With the aim of tackling “questions of sexuality and gender within a 21st century context”, Ben Jonson’s Epicene was resituated from Renaissance England to the modern day by the same team behind last year’s production of Jonson’s The Alchemist. The action is focused on Dauphine (Callum Douglas), a young man who seeks to secure his inheritance by tricking his noise-hating uncle Morose (Rahul Srivastava) into marrying a noisy woman who brings other equally loud women into the household. Whilst I could see the origins of these intentions within the play’s gender relations and themes of noise and silence, the production fell rather short of achieving the aims outlined in the director’s note.
Including the interval, Epicene clocked in at almost three hours in length – rather longer than the average student production in St Andrews. Therefore, in order to sustain audience interest, the production needed a certain standard of performance and direction. Yet, from the lengthy but inactive dialogues of the opening scenes, to the crowded and disorderly appearance of the play’s resolution, the majority of the play had little energy and either felt static or looked messy, sometimes both at once, suggesting a lack of direction. Equally messy were the set changes, which were surprisingly noisy and slow at times, considering the set was simple and bare throughout most of the play.
Where direction was evident – such as the use of the sofa as a hiding space for Dauphine and Clerimont (James Rowland) or the ‘collegiates’ (a group of ladies known for exercising personal autonomy and sexual agency) – the amusement provided also distracted from the dialogue. This was especially detrimental for a play which required a fair bit of concentration in order not to lose one’s sense of the plot. Alongside this were several instances of actors physically dithering on stage as if unsure of how and where to move, and most of the cast were far too quiet.
That said, many of these problems were alleviated by the presence of the stronger performances in the production. Andrew Chalmers stood out for his strong sense of character as the lively and camp Sir Amorous la Foole, bringing a much-needed injection of energy into the early scenes of the play. Another noteworthy performance came from Alice Gold, who was very funny in her goading of Morose and her overtly sexual pursuit of Dauphine, as the brash yet charming Madame Haughty. Indeed, Douglas and Srivastava also had some of the better-executed performances in the play. Douglas displayed excellent command of more subtle aspects of physicality and tone as the suave Dauphine, and whilst Srivastava’s speech was a little quiet and hurried at times, he made good use of the rather bare acting space, presenting Morose as an amusingly ridiculous, fussy older man. These performances provided moments of entertainment which were otherwise in short supply.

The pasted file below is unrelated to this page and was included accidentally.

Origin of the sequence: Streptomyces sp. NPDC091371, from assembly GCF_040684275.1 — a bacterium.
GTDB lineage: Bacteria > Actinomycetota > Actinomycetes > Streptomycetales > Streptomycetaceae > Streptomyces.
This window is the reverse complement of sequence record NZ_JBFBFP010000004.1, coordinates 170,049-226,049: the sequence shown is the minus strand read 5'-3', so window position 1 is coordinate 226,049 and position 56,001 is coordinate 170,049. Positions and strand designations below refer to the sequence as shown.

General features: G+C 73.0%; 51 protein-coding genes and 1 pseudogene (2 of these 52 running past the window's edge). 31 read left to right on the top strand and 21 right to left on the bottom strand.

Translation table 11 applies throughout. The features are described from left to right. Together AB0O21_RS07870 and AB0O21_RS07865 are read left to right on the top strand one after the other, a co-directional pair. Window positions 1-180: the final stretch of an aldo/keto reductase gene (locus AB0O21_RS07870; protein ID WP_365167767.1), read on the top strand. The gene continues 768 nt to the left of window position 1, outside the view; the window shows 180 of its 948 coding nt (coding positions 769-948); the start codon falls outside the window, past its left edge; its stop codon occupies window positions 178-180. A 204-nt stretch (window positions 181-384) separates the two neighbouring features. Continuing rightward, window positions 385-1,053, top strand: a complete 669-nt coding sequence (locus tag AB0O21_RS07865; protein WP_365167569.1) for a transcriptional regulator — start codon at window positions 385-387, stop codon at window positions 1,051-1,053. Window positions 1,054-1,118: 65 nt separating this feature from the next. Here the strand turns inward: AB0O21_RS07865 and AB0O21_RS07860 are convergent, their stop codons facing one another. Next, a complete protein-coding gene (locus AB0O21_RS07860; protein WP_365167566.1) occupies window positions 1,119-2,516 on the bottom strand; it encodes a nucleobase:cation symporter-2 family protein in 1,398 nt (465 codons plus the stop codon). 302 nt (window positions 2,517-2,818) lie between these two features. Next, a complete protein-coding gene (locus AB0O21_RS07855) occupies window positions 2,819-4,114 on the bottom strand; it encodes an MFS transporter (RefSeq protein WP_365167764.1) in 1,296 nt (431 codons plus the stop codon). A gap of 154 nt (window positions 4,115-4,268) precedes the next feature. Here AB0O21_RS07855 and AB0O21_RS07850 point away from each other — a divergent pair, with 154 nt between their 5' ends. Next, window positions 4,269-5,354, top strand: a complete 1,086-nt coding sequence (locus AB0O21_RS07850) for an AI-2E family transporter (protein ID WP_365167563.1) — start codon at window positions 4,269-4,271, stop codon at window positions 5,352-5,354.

However, the performances are also where the production loses its way in its examination of gender and sexuality. The central male characters are supposed to be condemned by the audience for their frequent use of the female characters of the play as means to an end, and their derision towards both the ‘collegiates’, for rejecting Renaissance-era female gender roles, and Tom Otter (Peter Simpson), who is characterised as being subservient to his more domineering wife (played by Erin Bushe). And yet, such condemnation is difficult when none of these men are appropriately villainous or dislikeable enough to highlight the actions that would be considered sexist by modern viewers.
Epicene was rather a mixed bag. At times I was genuinely very amused by the verbal and physical exchanges on stage. At other moments, I very much agreed with Morose’s sighing and complaints, not because I pitied him, but because I too wanted the whole affair to be over. I was also disappointed at the absence of a clear presentation of Jonson’s supposedly “audacious” social commentary. Perhaps with stronger direction and a few more confident performances to increase the production’s overall coherency, Epicene could have more successfully achieved its laudable aims.